In late April President Donald Trump proposed a historic tax plan that would offer US businesses and workers major relief from their tax burden.
The new plan cuts corporate taxes and middle class taxes. The law reduces the seven brackets to three brackets. The business tax will be reducedt to 15%. The new law also repeals the death tax.
But Speaker Paul Ryan rejected the Republican president’s plan.
Ryan thinks his plan is better.
Under the Ryan plan includes a new border-adjustment tax to help pay for the steep decline in corporate taxes.
Of course, Ryan’s plan would force Americans to pay more for imported goods.
Because of his stubborness and arrogance US tax cuts may be delayed for American workers this year.
Paul Ryan’s tenure as House speaker will be judged in part on whether he can deliver a Republican tax plan. But rather than spearhead the effort to reach consensus, Ryan is still clinging to his own widely rejected proposal.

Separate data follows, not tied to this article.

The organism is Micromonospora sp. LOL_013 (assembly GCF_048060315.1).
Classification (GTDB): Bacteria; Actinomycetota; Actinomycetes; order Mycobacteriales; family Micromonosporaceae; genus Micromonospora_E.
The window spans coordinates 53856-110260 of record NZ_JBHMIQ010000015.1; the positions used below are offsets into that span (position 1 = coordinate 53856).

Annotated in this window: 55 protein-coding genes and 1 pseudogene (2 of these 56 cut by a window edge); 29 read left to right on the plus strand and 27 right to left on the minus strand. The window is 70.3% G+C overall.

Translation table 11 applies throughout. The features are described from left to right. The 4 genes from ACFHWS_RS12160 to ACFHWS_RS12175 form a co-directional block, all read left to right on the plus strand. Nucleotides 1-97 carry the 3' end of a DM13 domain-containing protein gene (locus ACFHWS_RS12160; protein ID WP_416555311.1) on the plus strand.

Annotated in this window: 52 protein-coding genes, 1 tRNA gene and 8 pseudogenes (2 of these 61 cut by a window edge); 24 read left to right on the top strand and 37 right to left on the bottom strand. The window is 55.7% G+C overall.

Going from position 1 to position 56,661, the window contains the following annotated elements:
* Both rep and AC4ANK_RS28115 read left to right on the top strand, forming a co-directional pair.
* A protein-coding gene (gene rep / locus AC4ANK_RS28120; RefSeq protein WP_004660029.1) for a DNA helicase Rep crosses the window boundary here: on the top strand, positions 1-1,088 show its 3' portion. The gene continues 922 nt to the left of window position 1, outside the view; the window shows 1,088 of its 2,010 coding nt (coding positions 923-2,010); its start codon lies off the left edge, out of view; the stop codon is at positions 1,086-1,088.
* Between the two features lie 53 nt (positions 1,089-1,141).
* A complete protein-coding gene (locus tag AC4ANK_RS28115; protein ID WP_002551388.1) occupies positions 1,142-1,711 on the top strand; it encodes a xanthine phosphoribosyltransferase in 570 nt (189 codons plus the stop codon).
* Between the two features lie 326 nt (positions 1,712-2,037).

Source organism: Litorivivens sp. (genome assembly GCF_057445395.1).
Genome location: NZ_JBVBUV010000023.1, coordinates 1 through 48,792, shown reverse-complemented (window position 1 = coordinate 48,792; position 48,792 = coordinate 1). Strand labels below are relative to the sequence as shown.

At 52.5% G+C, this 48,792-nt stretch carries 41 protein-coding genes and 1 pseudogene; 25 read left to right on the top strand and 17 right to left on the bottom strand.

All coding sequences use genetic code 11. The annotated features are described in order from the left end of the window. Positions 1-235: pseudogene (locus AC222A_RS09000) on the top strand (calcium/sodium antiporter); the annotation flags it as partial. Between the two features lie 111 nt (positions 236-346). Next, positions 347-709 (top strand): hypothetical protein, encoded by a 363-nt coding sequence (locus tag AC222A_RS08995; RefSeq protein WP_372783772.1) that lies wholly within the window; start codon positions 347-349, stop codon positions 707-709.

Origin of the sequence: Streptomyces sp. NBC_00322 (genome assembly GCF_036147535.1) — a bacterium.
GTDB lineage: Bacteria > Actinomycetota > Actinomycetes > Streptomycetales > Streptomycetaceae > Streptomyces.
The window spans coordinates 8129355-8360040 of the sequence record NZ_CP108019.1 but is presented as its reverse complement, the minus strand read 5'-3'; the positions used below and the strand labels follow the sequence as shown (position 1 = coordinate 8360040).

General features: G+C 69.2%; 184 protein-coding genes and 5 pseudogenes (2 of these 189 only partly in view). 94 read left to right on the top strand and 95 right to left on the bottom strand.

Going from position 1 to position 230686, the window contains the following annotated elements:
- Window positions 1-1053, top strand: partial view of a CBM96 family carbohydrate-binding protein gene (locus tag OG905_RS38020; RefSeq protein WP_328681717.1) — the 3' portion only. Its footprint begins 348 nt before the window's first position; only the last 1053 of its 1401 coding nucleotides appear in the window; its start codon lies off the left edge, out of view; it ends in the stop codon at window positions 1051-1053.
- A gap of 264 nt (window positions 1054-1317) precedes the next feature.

The resulting impasse could relegate the House to the sidelines as the Trump administration and Republican senators try to come up with an alternative plan. The worst-case scenario for Republicans is that they never find one.
Blame Ryan’s wonky streak. Unlike most of his predecessors — who don’t usually hatch their own proposals but rather sift through the options to find the one that can pass — Ryan has been unusually invested in the details of major legislation.
And on taxes, he still maintains that the rest of the party will come around to the merits of his idea, namely a border-adjustment concept Ryan has proposed to help pay for a steep cut to the corporate tax rate.